I shared this already on social media, but for those of you who don't follow us there, I included it here! This year we’re doubling our growing space but even at four acres, our farm is arguably still small. Growing this year was a big leap (and risk) as it means twice the expenses, twice the staff, twice the greenhouses, stress, and everything else too. It also means we hopefully double the amount of people we bring into our farm community and feed this season. I added up our CSA membership numbers this week, and holy crap, you all are SHOWING UP for us. We have just now reached the number of members we had last season, and we still have 6 weeks to go! I'm so humbled and filled with gratitude to have people that believe in our farm and make it possible for me to do this thing I love so much. You all give me so much confidence in the world, in this thing we’re trying to build, in my crew, and in myself!

We're sharing some awesome events coming up on the farm and in our community.  We would love to see you all there!

Three Cheers For Spring!

Visit Us At The Farmers Market!

We are excited to announce that we will have a booth at theSnohomish Farmers Marketthis year! You can find us at the corner of Cedar & Pearl every Thursday from 3pm-7pm, May-September. Come visit and peruse our selection of farm fresh flowers and produce! We are so happy to have this new opportunity to connect with our local community. 

SAVE THE DATE: CSA Kick-Off Event, June 8th

If you're a member of our CSA program or just curious about what we do here, this is a great opportunity to come on down to the farm, meet your fellow local food enthusiasts, and learn a bit more about Lowlands!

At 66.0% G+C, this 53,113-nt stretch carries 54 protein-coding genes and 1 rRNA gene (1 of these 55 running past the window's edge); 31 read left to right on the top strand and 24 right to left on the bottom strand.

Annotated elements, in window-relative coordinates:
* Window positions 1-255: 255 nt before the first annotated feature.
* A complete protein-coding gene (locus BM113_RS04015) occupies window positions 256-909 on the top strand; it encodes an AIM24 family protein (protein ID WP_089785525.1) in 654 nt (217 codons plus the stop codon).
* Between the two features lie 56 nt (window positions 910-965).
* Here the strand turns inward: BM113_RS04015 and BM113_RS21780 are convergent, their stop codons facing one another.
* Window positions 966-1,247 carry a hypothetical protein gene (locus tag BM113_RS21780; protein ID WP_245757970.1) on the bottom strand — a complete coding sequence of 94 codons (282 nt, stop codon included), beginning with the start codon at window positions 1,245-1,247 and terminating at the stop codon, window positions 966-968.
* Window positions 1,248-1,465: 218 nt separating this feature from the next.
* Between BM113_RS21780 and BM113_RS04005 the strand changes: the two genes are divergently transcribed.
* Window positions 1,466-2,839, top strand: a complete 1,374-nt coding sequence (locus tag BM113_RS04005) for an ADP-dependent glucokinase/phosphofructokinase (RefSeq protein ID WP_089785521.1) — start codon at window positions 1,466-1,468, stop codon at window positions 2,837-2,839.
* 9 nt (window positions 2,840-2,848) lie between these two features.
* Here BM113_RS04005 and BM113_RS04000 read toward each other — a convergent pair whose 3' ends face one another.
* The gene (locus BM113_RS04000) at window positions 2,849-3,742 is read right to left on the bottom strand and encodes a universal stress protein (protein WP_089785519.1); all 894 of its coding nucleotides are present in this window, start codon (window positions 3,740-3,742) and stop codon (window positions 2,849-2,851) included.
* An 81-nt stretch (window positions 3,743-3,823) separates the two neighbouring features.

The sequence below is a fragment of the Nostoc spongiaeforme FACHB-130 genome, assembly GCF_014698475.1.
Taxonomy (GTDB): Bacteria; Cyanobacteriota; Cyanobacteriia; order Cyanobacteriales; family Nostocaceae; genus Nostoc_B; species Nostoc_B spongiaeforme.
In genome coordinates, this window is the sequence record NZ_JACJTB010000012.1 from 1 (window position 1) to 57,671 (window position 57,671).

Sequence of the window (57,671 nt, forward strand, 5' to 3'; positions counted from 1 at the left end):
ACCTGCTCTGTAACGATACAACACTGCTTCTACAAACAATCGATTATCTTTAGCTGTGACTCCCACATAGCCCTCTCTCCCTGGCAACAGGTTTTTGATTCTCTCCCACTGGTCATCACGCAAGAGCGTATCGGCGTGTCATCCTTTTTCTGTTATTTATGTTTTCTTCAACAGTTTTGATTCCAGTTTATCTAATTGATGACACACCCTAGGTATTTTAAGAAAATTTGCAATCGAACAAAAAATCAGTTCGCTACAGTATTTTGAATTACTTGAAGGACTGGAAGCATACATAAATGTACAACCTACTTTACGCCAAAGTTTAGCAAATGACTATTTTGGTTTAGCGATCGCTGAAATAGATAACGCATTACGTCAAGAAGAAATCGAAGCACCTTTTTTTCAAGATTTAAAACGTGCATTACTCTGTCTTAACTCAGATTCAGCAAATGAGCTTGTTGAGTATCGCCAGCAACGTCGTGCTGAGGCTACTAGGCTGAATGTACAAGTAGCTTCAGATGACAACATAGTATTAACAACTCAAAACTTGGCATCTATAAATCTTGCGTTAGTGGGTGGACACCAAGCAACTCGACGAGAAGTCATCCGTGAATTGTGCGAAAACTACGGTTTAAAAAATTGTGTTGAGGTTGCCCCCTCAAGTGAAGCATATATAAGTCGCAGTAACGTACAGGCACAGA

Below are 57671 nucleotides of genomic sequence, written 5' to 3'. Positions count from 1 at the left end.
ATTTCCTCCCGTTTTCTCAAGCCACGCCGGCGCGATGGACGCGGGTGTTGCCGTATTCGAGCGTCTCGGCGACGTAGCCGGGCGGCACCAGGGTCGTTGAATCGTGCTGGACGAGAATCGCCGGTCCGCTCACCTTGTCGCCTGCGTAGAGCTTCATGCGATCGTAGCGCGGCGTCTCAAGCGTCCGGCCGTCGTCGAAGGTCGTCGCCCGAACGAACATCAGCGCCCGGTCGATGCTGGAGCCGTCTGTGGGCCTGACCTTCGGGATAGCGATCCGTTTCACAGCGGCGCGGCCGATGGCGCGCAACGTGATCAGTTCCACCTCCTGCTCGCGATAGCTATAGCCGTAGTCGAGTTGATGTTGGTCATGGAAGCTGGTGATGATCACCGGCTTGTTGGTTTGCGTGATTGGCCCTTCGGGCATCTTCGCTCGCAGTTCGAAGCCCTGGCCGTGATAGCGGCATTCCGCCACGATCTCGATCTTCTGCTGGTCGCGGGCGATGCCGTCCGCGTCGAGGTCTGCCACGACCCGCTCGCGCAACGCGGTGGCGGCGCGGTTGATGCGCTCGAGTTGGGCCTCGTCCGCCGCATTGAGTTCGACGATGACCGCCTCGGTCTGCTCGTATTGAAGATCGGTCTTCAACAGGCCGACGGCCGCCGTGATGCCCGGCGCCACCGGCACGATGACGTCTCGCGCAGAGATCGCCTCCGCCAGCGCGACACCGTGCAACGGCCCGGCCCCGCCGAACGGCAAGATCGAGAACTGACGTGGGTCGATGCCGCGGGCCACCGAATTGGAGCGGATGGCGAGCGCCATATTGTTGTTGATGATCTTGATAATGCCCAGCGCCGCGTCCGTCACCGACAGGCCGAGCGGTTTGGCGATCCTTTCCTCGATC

We'll be giving tours, enjoying the (hopefully) nice weather, and also taking part in a special collaborative Pop-up Market with some of our neighboring farmers! Our friends atBright Ide AcresandChinook Farmswill be offering their incredible pastured meats for purchase on-site and we'll have some tender early summer veggies and fresh flowers available as well!

We are finalizing the details for the event now and will be sending out an update in the next two weeks, so mark your calendars and stay tuned!

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SnoValley Tilth Auction: May 19th

Join me at the SnoValley Tilth Friends of the Fields Benefit Dinner and Auction on Sunday, May 19th, at Carleton Farm in Lake Stevens for some great auction fun, a delicious dinner by Chef Caprial Pence, and a cause near and dear to us!  I am honored to be aMemberof the organization and the Board of Directors, working to vision and execute our important mission!  SnoValley Tilth is working up-close and personal with farmers in the Snoqualmie and Snohomish river valleys to support sustainable agriculture. We provideresources, training, networking, and are the voice for farmers in our region.I hope you'll join me in supporting this valuable work! More information can be found here:
I would be honored to have you dine with me! 

We'll also be auctioning off a CSA share to support the continuing work of SnoValley Tilth! 

Issues-That-Matter Panel Discussion: April 29th

Join us for an evening of discussion on disappearing farmland and food supply sustainability in our community!